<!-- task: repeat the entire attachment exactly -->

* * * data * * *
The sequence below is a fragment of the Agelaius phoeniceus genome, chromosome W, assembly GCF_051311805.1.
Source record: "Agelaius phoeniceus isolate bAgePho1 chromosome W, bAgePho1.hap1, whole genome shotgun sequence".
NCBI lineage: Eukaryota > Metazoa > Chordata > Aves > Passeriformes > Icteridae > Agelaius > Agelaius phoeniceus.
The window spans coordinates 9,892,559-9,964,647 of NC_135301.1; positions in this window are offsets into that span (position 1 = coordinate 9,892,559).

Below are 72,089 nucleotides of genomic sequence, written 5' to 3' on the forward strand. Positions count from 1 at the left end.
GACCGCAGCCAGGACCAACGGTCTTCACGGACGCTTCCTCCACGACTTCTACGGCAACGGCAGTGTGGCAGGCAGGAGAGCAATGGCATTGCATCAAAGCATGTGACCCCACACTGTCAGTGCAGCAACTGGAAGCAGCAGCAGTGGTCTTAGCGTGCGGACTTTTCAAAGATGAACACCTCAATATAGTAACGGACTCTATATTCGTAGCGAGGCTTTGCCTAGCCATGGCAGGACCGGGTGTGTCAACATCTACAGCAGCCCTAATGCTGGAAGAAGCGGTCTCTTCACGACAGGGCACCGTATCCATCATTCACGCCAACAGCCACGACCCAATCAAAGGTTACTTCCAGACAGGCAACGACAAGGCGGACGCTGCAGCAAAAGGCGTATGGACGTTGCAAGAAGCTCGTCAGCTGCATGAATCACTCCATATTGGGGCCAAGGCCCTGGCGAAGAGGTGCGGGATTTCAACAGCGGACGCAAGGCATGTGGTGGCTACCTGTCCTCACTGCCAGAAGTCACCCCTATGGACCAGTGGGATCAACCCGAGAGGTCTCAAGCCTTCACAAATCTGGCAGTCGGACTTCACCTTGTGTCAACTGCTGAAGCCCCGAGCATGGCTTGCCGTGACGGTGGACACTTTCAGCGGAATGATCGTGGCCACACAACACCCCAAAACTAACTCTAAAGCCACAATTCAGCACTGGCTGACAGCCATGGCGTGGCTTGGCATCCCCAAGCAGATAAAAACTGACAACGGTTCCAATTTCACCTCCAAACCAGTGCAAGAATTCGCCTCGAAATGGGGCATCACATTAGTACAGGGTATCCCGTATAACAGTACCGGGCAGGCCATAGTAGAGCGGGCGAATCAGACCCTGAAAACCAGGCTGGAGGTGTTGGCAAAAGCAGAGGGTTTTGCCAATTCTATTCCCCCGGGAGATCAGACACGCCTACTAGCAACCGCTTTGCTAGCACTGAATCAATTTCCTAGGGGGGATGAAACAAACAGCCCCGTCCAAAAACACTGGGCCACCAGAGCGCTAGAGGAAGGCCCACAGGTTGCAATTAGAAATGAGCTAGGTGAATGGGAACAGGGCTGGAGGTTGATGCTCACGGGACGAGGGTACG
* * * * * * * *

The sequence below is a fragment of the Agelaius phoeniceus genome, chromosome W, assembly GCF_051311805.1.
Source record: "Agelaius phoeniceus isolate bAgePho1 chromosome W, bAgePho1.hap1, whole genome shotgun sequence".
NCBI lineage: Eukaryota > Metazoa > Chordata > Aves > Passeriformes > Icteridae > Agelaius > Agelaius phoeniceus.
The window spans coordinates 9,892,559-9,964,647 of NC_135301.1; positions in this window are offsets into that span (position 1 = coordinate 9,892,559).

Below are 72,089 nucleotides of genomic sequence, written 5' to 3' on the forward strand. Positions count from 1 at the left end.
GACCGCAGCCAGGACCAACGGTCTTCACGGACGCTTCCTCCACGACTTCTACGGCAACGGCAGTGTGGCAGGCAGGAGAGCAATGGCATTGCATCAAAGCATGTGACCCCACACTGTCAGTGCAGCAACTGGAAGCAGCAGCAGTGGTCTTAGCGTGCGGACTTTTCAAAGATGAACACCTCAATATAGTAACGGACTCTATATTCGTAGCGAGGCTTTGCCTAGCCATGGCAGGACCGGGTGTGTCAACATCTACAGCAGCCCTAATGCTGGAAGAAGCGGTCTCTTCACGACAGGGCACCGTATCCATCATTCACGCCAACAGCCACGACCCAATCAAAGGTTACTTCCAGACAGGCAACGACAAGGCGGACGCTGCAGCAAAAGGCGTATGGACGTTGCAAGAAGCTCGTCAGCTGCATGAATCACTCCATATTGGGGCCAAGGCCCTGGCGAAGAGGTGCGGGATTTCAACAGCGGACGCAAGGCATGTGGTGGCTACCTGTCCTCACTGCCAGAAGTCACCCCTATGGACCAGTGGGATCAACCCGAGAGGTCTCAAGCCTTCACAAATCTGGCAGTCGGACTTCACCTTGTGTCAACTGCTGAAGCCCCGAGCATGGCTTGCCGTGACGGTGGACACTTTCAGCGGAATGATCGTGGCCACACAACACCCCAAAACTAACTCTAAAGCCACAATTCAGCACTGGCTGACAGCCATGGCGTGGCTTGGCATCCCCAAGCAGATAAAAACTGACAACGGTTCCAATTTCACCTCCAAACCAGTGCAAGAATTCGCCTCGAAATGGGGCATCACATTAGTACAGGGTATCCCGTATAACAGTACCGGGCAGGCCATAGTAGAGCGGGCGAATCAGACCCTGAAAACCAGGCTGGAGGTGTTGGCAAAAGCAGAGGGTTTTGCCAATTCTATTCCCCCGGGAGATCAGACACGCCTACTAGCAACCGCTTTGCTAGCACTGAATCAATTTCCTAGGGGGGATGAAACAAACAGCCCCGTCCAAAAACACTGGGCCACCAGAGCGCTAGAGGAAGGCCCACAGGTTGCAATTAGAAATGAGCTAGGTGAATGGGAACAGGGCTGGAGGTTGATGCTCACGGGACGAGGGTACG